Statoil Says Leak from Eirik Raude Posed No Threat
A discharge of hydraulic oil from the Eirik Raude semisub in the Barents Sea on April 12th posed no environmental threat, according to an official inquiry report.
This document has been drawn up by the Petroleum Safety Authority Norway (PSA) and the Norwegian Pollution Control Authority (SFT).
Eirik Raude was drilling the Guovca wildcat for Statoil when the accident happened. Work stopped at once, and contractor Ocean Rig and Statoil sought to clarify the background for the leak.
This internal investigation also concluded that the discharge of about one cubic meter of hydraulic oil had no impact on the marine environment.
"The official report is in line with our own assessment of the causes of the accident," says Ørjan Birkeland, Statoil's exploration manager for the Barents Sea.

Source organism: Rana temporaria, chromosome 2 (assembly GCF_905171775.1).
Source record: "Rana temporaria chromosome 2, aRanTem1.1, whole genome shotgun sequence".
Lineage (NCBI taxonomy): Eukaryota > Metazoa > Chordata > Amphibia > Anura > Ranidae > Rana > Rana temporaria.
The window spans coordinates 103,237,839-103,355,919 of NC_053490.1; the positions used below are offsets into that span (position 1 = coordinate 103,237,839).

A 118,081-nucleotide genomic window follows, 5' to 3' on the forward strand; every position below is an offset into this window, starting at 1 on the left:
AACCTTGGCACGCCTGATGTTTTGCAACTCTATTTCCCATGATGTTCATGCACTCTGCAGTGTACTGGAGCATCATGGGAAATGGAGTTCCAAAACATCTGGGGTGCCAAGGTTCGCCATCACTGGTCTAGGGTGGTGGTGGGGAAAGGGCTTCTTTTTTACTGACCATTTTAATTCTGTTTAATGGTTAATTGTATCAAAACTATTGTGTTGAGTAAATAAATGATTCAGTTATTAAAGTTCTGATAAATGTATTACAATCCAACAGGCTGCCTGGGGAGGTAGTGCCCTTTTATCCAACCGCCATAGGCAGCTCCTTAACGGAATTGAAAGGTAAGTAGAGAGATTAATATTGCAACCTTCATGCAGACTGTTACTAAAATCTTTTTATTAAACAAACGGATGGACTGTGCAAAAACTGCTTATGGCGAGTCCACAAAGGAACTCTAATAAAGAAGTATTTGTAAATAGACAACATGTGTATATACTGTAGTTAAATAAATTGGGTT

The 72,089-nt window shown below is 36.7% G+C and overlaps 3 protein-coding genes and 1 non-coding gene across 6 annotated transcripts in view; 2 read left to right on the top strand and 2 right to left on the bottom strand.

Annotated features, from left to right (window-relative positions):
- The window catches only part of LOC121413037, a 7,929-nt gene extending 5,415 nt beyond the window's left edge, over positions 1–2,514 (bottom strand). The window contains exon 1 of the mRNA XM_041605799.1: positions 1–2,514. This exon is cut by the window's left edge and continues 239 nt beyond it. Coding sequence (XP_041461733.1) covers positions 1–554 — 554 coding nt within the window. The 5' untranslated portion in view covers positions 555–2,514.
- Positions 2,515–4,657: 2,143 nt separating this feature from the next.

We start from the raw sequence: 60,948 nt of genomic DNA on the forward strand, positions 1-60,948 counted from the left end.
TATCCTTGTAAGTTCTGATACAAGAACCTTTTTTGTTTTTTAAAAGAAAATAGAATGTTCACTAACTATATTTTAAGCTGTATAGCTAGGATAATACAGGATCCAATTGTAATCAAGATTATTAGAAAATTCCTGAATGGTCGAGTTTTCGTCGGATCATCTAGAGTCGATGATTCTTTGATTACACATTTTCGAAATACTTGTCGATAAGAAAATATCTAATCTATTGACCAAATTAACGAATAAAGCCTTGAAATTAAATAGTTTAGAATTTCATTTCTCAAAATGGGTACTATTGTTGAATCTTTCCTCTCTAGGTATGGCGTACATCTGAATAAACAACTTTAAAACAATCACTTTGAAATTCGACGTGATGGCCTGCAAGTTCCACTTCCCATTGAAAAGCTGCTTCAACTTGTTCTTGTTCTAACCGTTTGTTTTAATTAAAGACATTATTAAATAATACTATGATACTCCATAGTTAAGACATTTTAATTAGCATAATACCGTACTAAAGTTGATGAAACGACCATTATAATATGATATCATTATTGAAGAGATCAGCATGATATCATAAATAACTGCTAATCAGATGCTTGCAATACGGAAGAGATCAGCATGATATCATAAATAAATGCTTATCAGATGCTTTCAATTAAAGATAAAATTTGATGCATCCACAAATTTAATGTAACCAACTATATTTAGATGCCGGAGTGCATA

"We're glad it confirms that no environmental damage was done. It also supports the view that, despite the leak, this was one of Norway's most environment-friendly drilling operations."
The internal inquiry found that the direct cause of the leak was a split hose. After the hose had been replaced, drilling resumed following a three-week shutdown.
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